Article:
December 06 Update
Matthew 14: 28-31
It seems pointless and irrational for Peter to try to walk on the water. I have thought about this passage the first few times I walked through the poor communities we serve to do home visits. Why am I here? I couldn’t be more out of place. This is irrational. And then I realize it really doesn’t make sense outside of Jesus. Without Him I am to only look out for myself, and this is not exactly accomplishing that goal. He is the only reason. As I assimilate into this place, I deal with a lot of fear and see how much I am merely walking on water and can fall easily. But that is actually a picture of the reality of being a pilgrim on earth, you just see it easier here than in America.
I arrived here safely with all my bags on December 3rd. My job description will change, but I have already sat in on support groups for both the men and women where they hear the Gospel and encourage each other. I will eventually lead devotions for these groups. I sat in on adherence groups where they learn more about their medicines and how to adhere to drug plans. I have done home visits where you meet the people where they live and show your love and care for them. That’s an experience. There is also counseling available for couples and singles dealing with depression, spiritual questions, and general family issues that come with AIDS. I sat in on those discussions as well. I will also be coaching a soccer team soon.
I like the food, but they eat with their fingers and only with their right-hand. I’m left-handed it’s comical. The streets are very interesting with hardly any lines for lanes and no lights. There aren’t many wrecks, however, because the drivers know so many implicit rules. The streets also provide a good base for cultural examination. The Ethiopians are extremely nice and thoughtful people. This is probably the safest city in Africa for missionaries to work. However, this courtesy is usually tied with a personal relationship. So the kindness diminishes when they get in cars and drive. It’s mayhem.
I’m slowly getting used to the muslim mullahs calling for pray at 5 a.m. I did not know, however, that the Ethiopian Orthodox Church (EOC) does the same thing. But they sound better because its more of singing or something. I can’t tell. The EOC does not seem evangelical, but more Catholic in many of their beliefs. They only pray at church or if they burn incense in their homes. They also don’t pray to God directly, but to Mary or a saint to not demote God. They believe that a springs next to the church are Holy Water and drink, bath and wash in it to cure them. This is absolute poison and shows the importance/power beliefs have. Many of our patients do this and get very sick because the water here is bad. The real problem comes when they decide to trade ARVs for Holy Water. We must peal back all these cultural/spiritual issues as we meet with them.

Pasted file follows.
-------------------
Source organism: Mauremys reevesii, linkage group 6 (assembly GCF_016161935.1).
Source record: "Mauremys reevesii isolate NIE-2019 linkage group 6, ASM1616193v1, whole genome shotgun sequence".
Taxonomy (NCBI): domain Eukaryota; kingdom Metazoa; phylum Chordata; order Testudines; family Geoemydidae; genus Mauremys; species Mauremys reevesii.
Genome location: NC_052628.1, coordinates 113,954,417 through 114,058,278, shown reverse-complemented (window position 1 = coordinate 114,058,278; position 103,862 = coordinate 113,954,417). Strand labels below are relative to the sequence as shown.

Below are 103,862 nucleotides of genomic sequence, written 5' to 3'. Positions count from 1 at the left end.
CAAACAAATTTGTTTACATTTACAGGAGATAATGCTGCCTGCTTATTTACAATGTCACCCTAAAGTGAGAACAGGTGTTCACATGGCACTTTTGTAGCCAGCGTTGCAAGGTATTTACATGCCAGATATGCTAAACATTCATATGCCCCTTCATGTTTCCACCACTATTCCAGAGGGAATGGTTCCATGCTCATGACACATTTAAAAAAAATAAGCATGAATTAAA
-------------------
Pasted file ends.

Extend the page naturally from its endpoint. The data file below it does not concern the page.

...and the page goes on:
Home visits are where you see the reality of the situation. As you walk through the alleys you see how people really live, in 5 ft. by 15 hovels. But even as we walk to visit 4-5 women in their homes, we see others who walk by us in obvious pain due to AIDS who have yet to come to us. The beneficiaries have very little, but always find a stool or bench so you can sit in their house as they squat. Many weep in front of us when we tell them that God loves them and will never desert them. Most of them are women who have been raped and/or lost their husband. They are very brave in that they openly tell us their entire story.
Even as we fight the AIDS problem, so many others arise. Multiple-drug resistant tuberculosis is an increasing problem with our patients. Many are getting first line treatments but once resistant to that there is little else they can do. The next round is much more expensive/invasive with shots involved.
1. Thanksgiving for such a great team of nationals. They are incredibly strong and mature believers who are very accepting.
2. Thanksgiving for company coming. Derrick, a microbiologist is coming in January and we will live together for a year. I couldn’t make it here for a year with company. This was my greatest need and the Lord has provided through Derrick and my team.
3. Perseverance as I assimilate. I am still getting use to so many things. I’m living at the SIM compound and will move to another house in a month with Derrick next to the office in the poor community. I start language school in late January.
4. My family and I through the holidays. I have been homesick and wish that wasn’t part of this job. It helps to know that this is short-term and gives me a lot of respect for long-termers.
5. For the faith of the beneficiaries. Many have a very basic and even skewed view of personal salvation due to (EOC) background. Some are also Muslim, and they actually come to the support groups where they hear the gospel!! But they haven’t responded.
6. Pray especially for a woman whose name I can’t remember. She is a new beneficiary from Bole, has one infected daughter, and her husband left her not long ago. She has a lot to deal with. Pray for her health as she battles HIV and for the growing maturity of her daughter.
7. Pray for Alematu. She was raped while unconscious after a car wreck, got HIV, then was kicked out of Yemen for this. Her husband has left her and she has two daughters and used to live a middle class life in Yemen. Now her poverty would startle you. She wept openly at the thought of your prayers.
8. Pray for Danny, our 24 yr old team member. If a war with Somalia ensues, the army will kidnap young Ethiopian men to fight, which is a death sentence.
Care of SIM
PO Box 127
Addis Ababa, Ethiopia
Attn: Jim Plunk